For much of the 20th century, young and old people voted pretty similarly. The defining gaps in our recent politics have been the gender gap (women preferring Democrats) and the education gap. But now the generation gap is back, with a vengeance.
This is most immediately evident in the way Democrats are sorting themselves in their early primary preferences. A Democratic voter’s race, sex or education level doesn’t predict which candidate he or she is leaning toward, but age does.
In one early New Hampshire poll, Joe Biden won 39 percent of the vote of those over 55, but just 22 percent of those under 35, trailing Bernie Sanders. Similarly, in an early Iowa poll, Biden won 41 percent of the oldster vote, but just 17 percent of the young adult vote, placing third, behind Sanders and Elizabeth Warren.
As Ronald Brownstein pointed out in The Atlantic, older Democrats prefer a more moderate candidate who they think can win. Younger Democrats prefer a more progressive candidate who they think can bring systemic change.
The generation gap is even more powerful when it comes to Republicans. To put it bluntly, young adults hate them.
In 2018, voters under 30 supported Democratic House candidates over Republican ones by an astounding 67 percent to 32 percent. A 2018 Pew survey found that 59 percent of millennial voters identify as Democrats or lean Democratic, while only 32 percent identify as Republicans or lean Republican.
The difference is ideological. According to Pew, 57 percent of millennials call themselves consistently liberal or mostly liberal. Only 12 percent call themselves consistently conservative or mostly conservative. This is the most important statistic in American politics right now.
Recent surveys of Generation Z voters (those born after 1996) find that, if anything, they are even more liberal than millennials.
In 2002, John B. Judis and Ruy Teixeira wrote a book called “The Emerging Democratic Majority,” which predicted electoral doom for the G.O.P. based on demographic data. That prediction turned out to be wrong, or at least wildly premature.
The authors did not foresee how older white voters would swing over to the Republican side and the way many assimilated Hispanics would vote like non-Hispanic whites. The failure of that book’s predictions has scared people off from making demographic forecasts.
But it’s hard to look at the generational data and not see long-term disaster for Republicans. Some people think generations get more conservative as they age, but that is not borne out by the evidence. Moreover, today’s generation gap is not based just on temporary intellectual postures. It is based on concrete, lived experience that is never going to go away.
Unlike the Silent Generation and the boomers, millennials and Gen Z voters live with difference every single day. Only 16 percent of the Silent Generation is minority, but 44 percent of the millennial generation is. If you are a millennial in California, Texas, Florida, Arizona or New Jersey, ethnic minorities make up more than half of your age cohort. In just over two decades, America will be a majority-minority country.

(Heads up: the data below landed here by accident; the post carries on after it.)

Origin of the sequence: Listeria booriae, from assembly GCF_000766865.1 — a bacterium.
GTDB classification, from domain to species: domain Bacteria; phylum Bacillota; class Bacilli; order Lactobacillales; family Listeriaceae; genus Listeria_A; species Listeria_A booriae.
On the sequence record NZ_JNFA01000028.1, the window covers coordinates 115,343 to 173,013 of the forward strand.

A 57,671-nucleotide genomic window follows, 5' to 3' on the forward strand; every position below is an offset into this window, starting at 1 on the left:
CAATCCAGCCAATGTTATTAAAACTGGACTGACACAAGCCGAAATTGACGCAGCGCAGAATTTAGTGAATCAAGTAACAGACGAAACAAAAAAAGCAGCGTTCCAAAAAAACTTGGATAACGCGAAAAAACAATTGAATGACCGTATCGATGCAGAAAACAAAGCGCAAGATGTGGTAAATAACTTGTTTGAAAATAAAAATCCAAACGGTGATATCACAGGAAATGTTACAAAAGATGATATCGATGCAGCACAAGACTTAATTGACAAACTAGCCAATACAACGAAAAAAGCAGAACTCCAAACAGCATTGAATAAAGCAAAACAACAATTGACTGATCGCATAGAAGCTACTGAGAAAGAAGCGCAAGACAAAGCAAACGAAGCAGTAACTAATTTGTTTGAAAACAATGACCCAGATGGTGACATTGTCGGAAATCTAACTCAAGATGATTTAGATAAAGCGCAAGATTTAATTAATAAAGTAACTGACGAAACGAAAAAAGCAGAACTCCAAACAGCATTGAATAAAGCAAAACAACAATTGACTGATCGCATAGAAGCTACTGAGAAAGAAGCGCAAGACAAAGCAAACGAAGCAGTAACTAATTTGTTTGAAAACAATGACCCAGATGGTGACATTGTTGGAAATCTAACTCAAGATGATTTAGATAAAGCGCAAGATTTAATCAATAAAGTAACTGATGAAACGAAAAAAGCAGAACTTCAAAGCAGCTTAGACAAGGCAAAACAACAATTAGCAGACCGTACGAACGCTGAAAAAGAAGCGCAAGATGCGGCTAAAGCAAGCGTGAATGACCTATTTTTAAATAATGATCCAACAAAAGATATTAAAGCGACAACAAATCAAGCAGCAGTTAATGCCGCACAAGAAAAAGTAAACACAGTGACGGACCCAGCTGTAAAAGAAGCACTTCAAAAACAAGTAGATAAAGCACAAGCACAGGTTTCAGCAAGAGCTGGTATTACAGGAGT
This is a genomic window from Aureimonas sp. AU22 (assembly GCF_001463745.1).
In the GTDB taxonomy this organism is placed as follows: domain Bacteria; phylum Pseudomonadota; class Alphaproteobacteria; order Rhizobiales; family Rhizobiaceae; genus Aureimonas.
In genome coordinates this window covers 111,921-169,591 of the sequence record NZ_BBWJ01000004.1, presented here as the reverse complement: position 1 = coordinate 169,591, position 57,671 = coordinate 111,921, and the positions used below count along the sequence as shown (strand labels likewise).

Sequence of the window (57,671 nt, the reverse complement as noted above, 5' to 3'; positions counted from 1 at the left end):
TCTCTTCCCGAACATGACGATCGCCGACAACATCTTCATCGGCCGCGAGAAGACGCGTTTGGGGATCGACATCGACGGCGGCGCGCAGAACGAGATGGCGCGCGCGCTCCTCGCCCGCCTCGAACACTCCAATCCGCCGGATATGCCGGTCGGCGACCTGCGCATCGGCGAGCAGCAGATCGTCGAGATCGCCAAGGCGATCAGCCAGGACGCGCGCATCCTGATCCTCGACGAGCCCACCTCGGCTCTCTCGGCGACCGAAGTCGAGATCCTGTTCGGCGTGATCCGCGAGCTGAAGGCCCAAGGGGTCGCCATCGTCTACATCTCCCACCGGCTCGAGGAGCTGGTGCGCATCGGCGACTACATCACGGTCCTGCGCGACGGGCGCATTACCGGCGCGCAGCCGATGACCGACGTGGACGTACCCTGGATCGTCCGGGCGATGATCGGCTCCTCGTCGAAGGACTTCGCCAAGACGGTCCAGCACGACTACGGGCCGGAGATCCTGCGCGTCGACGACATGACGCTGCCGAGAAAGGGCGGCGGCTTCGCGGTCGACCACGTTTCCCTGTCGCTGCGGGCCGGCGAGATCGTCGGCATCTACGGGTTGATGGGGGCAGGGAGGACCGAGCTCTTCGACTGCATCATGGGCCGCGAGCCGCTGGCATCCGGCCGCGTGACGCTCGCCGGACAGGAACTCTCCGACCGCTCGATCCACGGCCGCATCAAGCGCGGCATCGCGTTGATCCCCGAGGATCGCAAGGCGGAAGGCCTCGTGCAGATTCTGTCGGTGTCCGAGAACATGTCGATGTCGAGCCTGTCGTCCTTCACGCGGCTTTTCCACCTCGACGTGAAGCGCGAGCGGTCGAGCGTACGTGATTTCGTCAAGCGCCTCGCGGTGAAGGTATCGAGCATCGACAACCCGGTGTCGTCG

Young voters approve of these trends. Seventy-nine percent of millennials think immigration is good for America. Sixty-one percent think racial diversity is good for America.
They have constructed an ethos that is mostly about dealing with difference. They are much more sympathetic to those who identify as transgender. They are much more likely than other groups to say that racial discrimination is the main barrier to black progress. They are much less likely to say the U.S. is the best country in the world.
These days the Republican Party looks like a direct reaction against this ethos — against immigration, against diversity, against pluralism. Moreover, conservative thought seems to be getting less relevant to the America that is coming into being.
Matthew Continetti recently identified the key blocs on the new right in an essay in The Washington Free Beacon. These included the Jacksonians (pugilistic populists), the Paleos (Tucker Carlson-style economic nationalists), the Post-Liberals (people who oppose pluralism and seek a return to pre-Enlightenment orthodoxy). To most young adults, these tendencies will look like cloud cuckooland.
The most burning question for conservatives should be: What do we have to say to young adults and about the diverse world they are living in? Instead, conservative intellectuals seem hellbent on taking their 12 percent share among the young and turning it to 3.
There is a conservative way to embrace pluralism and diversity. It’s to point out that there is a deep strain of pessimism in progressive multiculturalism: blacks and whites will never really understand each other; racism is endemic; the American project is fatally flawed; American structures are so oppressive, the only option is to burn them down.
A better multiculturalism would be optimistic: We can communicate across difference; the American creed is the right recipe for a thick and respectful pluralism; American structures are basically sound and can be realistically reformed.
So far that’s not visible. My mentor William F. Buckley vowed to stand athwart history yelling “Stop!” Today’s Republicans don’t even seem to see the train that is running them over.
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